By Anne Thompson | Thompson on Hollywood January 13, 2010 at 6:41AM
One reason that the ever-slimmer LA Times continues to hire entertainment writers is that the newspaper sees the obvious traffic signs. Celebrity sells. (They've added a new group film writer blog, 24 Frames.)
The burgeoning entertainment online space is adding more sites than ever. But how many do we need? In a Darwinian push for limited ad dollars, who will find a way to survive?
Besides older media sites like USA Today, the NYT, EW and MTV plus a score of well-established movie sites (CHUD, AICN, Dark Horizons, Slashfilm, Coming Attractions, Film.com, AOL Moviefone, and on and on), gossip news (TMZ, Perez Hilton, Just Jared, E Online), Oscar sites galore, and relative newbies Hitfix, Movieline and The Daily Beast adjunct Sexy Beast (which my daughter checked daily when she was studying in China), now comes news that New York Magazine's hugely successful Vulture blog (Nymag.com attracts nearly 6 million unique visitors per month, with its entertainment channel accounting for almost a quarter of that) is adding a West Coast editor. Ex-Variety/Ad Week/TMZ staffer Claude Brodesser-Akner knows the trade/entertainment/blog terrain; he also preceded Kim Masters at KCRW's The Business and edited Mediabistro's LA Fishbowl. The release states that he will be:
"...breaking movie news for Vulture, uncovering deals and casting news, and exploring seismic shifts in the industry. He will decode what happened in the last twelve hours, and give readers a look ahead at the next twelve to come. He is the site’s first editorial hire on the West Coast and joins recently hired Entertainment Editor Josh Wolk in expanding the site’s entertainment coverage. 'We are thrilled to have Claude join Vulture,' says New York and nymag.com Editor-in-Chief Adam Moss. 'We have big plans to make Vulture the ultimate destination for obsessional entertainment news, commentary and community. Claude’s passion -- his expert knowledge of Hollywood and lively voice -- will help us translate the informed, populist sensibility of New York magazine to a thriving entertainment webworld where fans, insiders and cultural enthusiasts of all kinds will each find a home.'"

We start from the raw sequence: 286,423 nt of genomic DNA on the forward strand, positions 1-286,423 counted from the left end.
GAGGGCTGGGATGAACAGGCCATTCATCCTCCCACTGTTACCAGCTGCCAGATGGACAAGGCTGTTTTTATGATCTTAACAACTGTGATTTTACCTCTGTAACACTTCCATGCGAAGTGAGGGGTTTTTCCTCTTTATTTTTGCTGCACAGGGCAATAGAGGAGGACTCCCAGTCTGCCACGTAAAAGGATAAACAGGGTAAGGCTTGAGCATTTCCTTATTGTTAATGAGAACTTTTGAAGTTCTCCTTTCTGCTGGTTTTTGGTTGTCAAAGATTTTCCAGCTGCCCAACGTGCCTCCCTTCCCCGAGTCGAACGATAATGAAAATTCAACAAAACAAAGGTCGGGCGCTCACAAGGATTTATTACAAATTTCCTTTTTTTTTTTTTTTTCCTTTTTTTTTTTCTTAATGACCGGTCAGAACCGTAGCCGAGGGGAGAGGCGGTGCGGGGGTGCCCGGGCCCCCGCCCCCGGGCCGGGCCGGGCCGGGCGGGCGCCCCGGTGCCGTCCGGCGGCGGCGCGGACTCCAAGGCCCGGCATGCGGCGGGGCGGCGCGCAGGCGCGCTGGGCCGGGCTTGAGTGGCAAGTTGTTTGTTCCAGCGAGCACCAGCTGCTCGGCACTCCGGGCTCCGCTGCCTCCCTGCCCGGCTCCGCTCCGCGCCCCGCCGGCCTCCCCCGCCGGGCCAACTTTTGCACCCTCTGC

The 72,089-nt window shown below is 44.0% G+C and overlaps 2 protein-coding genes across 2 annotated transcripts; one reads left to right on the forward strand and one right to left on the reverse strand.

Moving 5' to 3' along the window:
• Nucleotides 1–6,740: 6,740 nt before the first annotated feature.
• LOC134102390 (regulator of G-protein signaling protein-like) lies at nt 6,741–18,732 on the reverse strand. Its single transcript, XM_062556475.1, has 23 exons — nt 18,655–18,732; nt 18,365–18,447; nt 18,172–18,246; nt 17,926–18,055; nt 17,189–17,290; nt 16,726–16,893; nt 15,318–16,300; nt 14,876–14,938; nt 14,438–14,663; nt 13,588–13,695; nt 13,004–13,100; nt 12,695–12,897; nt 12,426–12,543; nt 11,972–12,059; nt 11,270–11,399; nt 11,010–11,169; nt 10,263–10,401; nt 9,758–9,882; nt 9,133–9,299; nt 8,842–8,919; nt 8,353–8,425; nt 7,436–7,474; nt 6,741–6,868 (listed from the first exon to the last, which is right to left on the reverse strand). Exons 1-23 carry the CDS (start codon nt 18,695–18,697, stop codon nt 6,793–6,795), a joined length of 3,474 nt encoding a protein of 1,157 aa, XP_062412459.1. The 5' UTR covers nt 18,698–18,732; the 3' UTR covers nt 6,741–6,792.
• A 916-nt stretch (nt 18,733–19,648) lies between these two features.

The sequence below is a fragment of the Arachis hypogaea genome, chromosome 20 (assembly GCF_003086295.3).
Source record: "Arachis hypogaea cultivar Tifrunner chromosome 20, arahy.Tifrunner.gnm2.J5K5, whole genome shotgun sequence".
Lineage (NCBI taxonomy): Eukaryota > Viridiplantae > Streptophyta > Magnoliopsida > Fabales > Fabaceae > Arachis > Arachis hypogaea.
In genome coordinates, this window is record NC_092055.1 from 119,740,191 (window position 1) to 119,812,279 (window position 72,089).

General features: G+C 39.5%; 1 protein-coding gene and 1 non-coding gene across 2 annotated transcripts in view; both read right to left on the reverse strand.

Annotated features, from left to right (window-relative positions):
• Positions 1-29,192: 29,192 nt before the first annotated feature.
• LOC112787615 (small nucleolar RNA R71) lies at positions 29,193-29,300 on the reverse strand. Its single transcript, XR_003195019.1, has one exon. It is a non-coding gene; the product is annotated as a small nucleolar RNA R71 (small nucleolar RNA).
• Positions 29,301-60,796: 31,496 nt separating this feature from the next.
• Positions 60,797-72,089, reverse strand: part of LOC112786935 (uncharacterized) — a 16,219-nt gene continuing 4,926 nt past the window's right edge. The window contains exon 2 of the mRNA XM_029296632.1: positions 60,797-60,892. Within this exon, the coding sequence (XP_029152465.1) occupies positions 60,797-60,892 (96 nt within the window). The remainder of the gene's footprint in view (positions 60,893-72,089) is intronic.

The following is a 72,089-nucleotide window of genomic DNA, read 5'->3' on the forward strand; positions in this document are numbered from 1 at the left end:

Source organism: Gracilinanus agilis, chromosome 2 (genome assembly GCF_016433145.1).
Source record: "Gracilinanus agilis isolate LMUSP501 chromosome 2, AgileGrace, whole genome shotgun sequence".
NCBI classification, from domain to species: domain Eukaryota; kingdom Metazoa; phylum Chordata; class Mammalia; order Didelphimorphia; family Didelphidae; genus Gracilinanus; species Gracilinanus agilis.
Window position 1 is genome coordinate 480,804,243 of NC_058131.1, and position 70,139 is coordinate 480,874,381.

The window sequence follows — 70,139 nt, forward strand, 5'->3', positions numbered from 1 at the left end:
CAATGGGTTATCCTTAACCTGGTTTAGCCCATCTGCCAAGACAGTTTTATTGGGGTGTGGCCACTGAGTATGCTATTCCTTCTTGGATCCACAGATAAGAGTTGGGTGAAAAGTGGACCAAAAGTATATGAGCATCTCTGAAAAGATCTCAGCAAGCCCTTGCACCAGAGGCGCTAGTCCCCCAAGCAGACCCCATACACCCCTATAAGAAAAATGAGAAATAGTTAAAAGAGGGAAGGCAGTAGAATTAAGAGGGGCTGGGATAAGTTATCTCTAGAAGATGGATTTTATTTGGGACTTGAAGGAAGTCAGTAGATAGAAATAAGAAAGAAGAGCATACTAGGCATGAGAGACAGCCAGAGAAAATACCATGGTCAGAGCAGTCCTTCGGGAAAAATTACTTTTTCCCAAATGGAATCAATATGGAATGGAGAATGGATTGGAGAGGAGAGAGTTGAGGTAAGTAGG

Yet another site is HollywoodNews.com. Now we know where Carlos de Abreu's Hollywood Film Festival money is going. De Abreu, a non-journalist, is launching the generic entertainment site with ex-LAT staffer Robert Welkos at the helm as executive editor. (De Abreu bought up a bunch of Hollywood domain names early on.) "HollywoodNews.com is the one-stop place for the best entertainment and Hollywood-related content on the Web," de Abreu stated. "We are the pulse of new Hollywood." Welkos stated that the site is geared toward "both entertainment pros and fans."
The film industry trade space is also glutted as the venerable Variety and the Hollywood Reporter fight for their life against the onslaught of low-overhead online competitors MovieCityNews, Hollywood Elsewhere, The Wrap, IndieWIRE and Jay Penske's Deadline Hollywood, which this week added Deadline London and New York. Ex-THR publisher/editor Robert Dowling explains what went wrong at the trades. Having worked at both papers, and respecting the quality of their day-to-day output, I agree with his take. The THR has new owners, and Variety is back on the block. It remains to be seen if new management can correct their slides into oblivion. Historically, while THR has been the second-ranked trade, they slashed their overhead earlier, and have understood the need to get their content out into the world via blogs and Reuters better than Variety, which is utterly sequestered behind a pay wall in the old L.A.-centric Beltway that Dowling describes.
The problem is, in an already crowded sector, how many more sites (and stories and posts) do we need? Everyone I know is already drowning in noise and information and streams of overwhelming data.
For the content provider, in the rush to compete and grab traffic, breaking first is crucial, and so is having new original content. How do you balance these concerns? Go too fast and your story can be short and reliant on other sources. Go too slow and people are already tired of old news and ready to move on, no matter how much thought and shoe-leather reporting you supply. Here's NYT media columnist David Carr's demonstration of a model blog post. Tuesday, I ignored the five stories I was going to post in order to labor over my Disney/Dreamworks analysis--but so did a host of other outlets.
How many stories on the same topic does anyone want to read? Punching through with smart marketing, hooks and packaging, and God forbid, retweetable original content, is key.